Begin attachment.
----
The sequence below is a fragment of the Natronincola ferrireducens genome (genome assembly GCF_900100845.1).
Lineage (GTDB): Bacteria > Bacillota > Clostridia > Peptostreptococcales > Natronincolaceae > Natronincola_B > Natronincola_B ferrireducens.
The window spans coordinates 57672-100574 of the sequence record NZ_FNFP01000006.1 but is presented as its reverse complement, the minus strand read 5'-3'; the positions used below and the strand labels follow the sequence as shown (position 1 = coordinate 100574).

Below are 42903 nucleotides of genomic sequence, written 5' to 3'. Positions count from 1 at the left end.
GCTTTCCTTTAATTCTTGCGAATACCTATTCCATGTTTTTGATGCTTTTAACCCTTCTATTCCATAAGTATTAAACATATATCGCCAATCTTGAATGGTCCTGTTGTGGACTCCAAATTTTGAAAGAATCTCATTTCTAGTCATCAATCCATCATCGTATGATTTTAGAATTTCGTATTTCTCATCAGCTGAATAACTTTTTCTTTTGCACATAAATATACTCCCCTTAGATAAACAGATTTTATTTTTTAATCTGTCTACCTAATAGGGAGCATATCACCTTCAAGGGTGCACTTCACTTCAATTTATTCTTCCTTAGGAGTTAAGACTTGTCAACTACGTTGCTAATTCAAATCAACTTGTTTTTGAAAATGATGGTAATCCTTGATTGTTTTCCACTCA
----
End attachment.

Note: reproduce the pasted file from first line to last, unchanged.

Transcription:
The sequence below is a fragment of the Natronincola ferrireducens genome (genome assembly GCF_900100845.1).
Lineage (GTDB): Bacteria > Bacillota > Clostridia > Peptostreptococcales > Natronincolaceae > Natronincola_B > Natronincola_B ferrireducens.
The window spans coordinates 57672-100574 of the sequence record NZ_FNFP01000006.1 but is presented as its reverse complement, the minus strand read 5'-3'; the positions used below and the strand labels follow the sequence as shown (position 1 = coordinate 100574).

Below are 42903 nucleotides of genomic sequence, written 5' to 3'. Positions count from 1 at the left end.
GCTTTCCTTTAATTCTTGCGAATACCTATTCCATGTTTTTGATGCTTTTAACCCTTCTATTCCATAAGTATTAAACATATATCGCCAATCTTGAATGGTCCTGTTGTGGACTCCAAATTTTGAAAGAATCTCATTTCTAGTCATCAATCCATCATCGTATGATTTTAGAATTTCGTATTTCTCATCAGCTGAATAACTTTTTCTTTTGCACATAAATATACTCCCCTTAGATAAACAGATTTTATTTTTTAATCTGTCTACCTAATAGGGAGCATATCACCTTCAAGGGTGCACTTCACTTCAATTTATTCTTCCTTAGGAGTTAAGACTTGTCAACTACGTTGCTAATTCAAATCAACTTGTTTTTGAAAATGATGGTAATCCTTGATTGTTTTCCACTCA